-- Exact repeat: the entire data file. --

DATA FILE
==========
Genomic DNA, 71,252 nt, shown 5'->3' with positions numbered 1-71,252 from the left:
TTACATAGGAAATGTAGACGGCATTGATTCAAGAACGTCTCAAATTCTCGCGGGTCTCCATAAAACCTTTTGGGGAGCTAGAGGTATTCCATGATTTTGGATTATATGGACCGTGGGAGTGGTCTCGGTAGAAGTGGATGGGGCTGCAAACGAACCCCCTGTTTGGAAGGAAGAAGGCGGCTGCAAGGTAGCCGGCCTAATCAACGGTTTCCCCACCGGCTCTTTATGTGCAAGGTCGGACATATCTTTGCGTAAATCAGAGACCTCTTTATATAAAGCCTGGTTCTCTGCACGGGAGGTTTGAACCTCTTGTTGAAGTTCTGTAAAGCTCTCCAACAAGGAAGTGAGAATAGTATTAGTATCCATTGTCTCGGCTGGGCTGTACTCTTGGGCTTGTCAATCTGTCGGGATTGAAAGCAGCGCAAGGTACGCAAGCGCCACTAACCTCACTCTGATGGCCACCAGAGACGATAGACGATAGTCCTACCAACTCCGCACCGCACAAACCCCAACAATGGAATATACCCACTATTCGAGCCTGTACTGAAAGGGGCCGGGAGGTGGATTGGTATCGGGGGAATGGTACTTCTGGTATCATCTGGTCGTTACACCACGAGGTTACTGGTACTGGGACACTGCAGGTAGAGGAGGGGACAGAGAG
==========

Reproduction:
Genomic DNA, 71,252 nt, shown 5'->3' with positions numbered 1-71,252 from the left:
TTACATAGGAAATGTAGACGGCATTGATTCAAGAACGTCTCAAATTCTCGCGGGTCTCCATAAAACCTTTTGGGGAGCTAGAGGTATTCCATGATTTTGGATTATATGGACCGTGGGAGTGGTCTCGGTAGAAGTGGATGGGGCTGCAAACGAACCCCCTGTTTGGAAGGAAGAAGGCGGCTGCAAGGTAGCCGGCCTAATCAACGGTTTCCCCACCGGCTCTTTATGTGCAAGGTCGGACATATCTTTGCGTAAATCAGAGACCTCTTTATATAAAGCCTGGTTCTCTGCACGGGAGGTTTGAACCTCTTGTTGAAGTTCTGTAAAGCTCTCCAACAAGGAAGTGAGAATAGTATTAGTATCCATTGTCTCGGCTGGGCTGTACTCTTGGGCTTGTCAATCTGTCGGGATTGAAAGCAGCGCAAGGTACGCAAGCGCCACTAACCTCACTCTGATGGCCACCAGAGACGATAGACGATAGTCCTACCAACTCCGCACCGCACAAACCCCAACAATGGAATATACCCACTATTCGAGCCTGTACTGAAAGGGGCCGGGAGGTGGATTGGTATCGGGGGAATGGTACTTCTGGTATCATCTGGTCGTTACACCACGAGGTTACTGGTACTGGGACACTGCAGGTAGAGGAGGGGACAGAGAG